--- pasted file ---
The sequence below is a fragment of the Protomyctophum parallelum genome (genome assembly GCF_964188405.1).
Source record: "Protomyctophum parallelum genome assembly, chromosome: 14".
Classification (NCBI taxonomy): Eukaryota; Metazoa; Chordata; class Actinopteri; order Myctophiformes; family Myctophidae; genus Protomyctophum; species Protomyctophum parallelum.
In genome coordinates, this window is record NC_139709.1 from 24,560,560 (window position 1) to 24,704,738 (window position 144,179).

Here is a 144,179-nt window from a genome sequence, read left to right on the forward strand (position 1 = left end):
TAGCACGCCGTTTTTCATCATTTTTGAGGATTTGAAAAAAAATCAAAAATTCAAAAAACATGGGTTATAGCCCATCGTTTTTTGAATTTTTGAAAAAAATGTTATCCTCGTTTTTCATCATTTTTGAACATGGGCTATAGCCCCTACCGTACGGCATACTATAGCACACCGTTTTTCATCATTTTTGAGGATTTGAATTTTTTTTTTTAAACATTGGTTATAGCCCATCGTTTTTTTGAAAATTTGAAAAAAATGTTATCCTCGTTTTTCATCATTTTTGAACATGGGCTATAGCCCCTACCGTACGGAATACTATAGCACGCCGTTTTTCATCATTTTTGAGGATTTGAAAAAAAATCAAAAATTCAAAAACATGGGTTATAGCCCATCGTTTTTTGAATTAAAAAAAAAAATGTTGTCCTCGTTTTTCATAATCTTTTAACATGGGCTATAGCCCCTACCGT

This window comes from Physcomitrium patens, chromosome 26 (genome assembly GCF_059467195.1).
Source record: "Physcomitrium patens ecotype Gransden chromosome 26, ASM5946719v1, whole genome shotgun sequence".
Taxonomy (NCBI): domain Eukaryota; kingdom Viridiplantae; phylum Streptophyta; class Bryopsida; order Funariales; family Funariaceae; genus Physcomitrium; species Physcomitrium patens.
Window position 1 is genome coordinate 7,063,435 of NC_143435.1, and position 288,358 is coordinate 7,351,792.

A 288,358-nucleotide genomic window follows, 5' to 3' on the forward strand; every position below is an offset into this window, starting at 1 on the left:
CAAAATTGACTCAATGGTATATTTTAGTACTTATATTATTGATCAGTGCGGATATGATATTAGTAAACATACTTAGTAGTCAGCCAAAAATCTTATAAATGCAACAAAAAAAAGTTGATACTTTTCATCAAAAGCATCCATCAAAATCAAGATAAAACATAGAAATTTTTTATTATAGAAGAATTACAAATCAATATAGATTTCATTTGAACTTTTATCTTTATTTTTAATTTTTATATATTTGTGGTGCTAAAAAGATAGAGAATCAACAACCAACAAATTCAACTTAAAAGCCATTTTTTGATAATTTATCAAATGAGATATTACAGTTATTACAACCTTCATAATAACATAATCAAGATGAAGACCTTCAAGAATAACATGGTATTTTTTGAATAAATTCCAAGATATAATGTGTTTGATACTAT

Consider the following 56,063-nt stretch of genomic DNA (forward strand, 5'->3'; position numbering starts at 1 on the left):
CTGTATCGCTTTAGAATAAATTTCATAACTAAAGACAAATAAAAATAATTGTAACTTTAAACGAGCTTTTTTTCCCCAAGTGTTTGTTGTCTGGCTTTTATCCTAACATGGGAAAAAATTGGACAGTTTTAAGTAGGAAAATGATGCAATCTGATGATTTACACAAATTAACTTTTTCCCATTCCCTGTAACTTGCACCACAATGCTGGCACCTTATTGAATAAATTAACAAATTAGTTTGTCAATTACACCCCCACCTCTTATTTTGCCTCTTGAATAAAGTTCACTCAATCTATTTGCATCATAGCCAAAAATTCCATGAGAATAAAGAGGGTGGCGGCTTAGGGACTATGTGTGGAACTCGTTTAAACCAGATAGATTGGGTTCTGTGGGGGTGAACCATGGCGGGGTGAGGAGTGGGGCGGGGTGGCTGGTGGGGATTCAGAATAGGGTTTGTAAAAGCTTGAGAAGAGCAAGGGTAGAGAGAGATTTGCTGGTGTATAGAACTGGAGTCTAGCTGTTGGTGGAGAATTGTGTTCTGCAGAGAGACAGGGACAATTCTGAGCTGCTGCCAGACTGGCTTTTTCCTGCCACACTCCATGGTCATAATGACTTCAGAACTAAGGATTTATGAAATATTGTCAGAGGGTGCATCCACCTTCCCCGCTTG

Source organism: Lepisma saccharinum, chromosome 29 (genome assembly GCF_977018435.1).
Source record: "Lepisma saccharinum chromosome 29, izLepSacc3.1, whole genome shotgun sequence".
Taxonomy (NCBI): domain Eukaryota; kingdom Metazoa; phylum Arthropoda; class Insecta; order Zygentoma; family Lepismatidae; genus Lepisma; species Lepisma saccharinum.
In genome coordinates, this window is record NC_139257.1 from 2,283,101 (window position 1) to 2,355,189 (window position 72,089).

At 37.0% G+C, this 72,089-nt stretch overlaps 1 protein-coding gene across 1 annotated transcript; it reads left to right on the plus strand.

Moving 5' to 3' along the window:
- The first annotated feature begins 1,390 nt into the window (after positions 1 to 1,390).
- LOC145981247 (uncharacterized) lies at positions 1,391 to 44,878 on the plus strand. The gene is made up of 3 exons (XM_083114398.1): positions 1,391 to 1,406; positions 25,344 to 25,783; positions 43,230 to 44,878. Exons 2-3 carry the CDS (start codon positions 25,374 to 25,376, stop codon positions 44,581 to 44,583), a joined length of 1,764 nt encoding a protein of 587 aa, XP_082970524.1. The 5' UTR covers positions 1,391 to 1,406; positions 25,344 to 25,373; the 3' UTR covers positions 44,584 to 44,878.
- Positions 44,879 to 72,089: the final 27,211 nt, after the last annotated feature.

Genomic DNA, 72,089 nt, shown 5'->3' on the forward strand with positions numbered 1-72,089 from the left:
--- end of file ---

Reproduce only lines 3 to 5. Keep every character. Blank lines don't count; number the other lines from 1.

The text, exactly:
Classification (NCBI taxonomy): Eukaryota; Metazoa; Chordata; class Actinopteri; order Myctophiformes; family Myctophidae; genus Protomyctophum; species Protomyctophum parallelum.
In genome coordinates, this window is record NC_139709.1 from 24,560,560 (window position 1) to 24,704,738 (window position 144,179).

Here is a 144,179-nt window from a genome sequence, read left to right on the forward strand (position 1 = left end):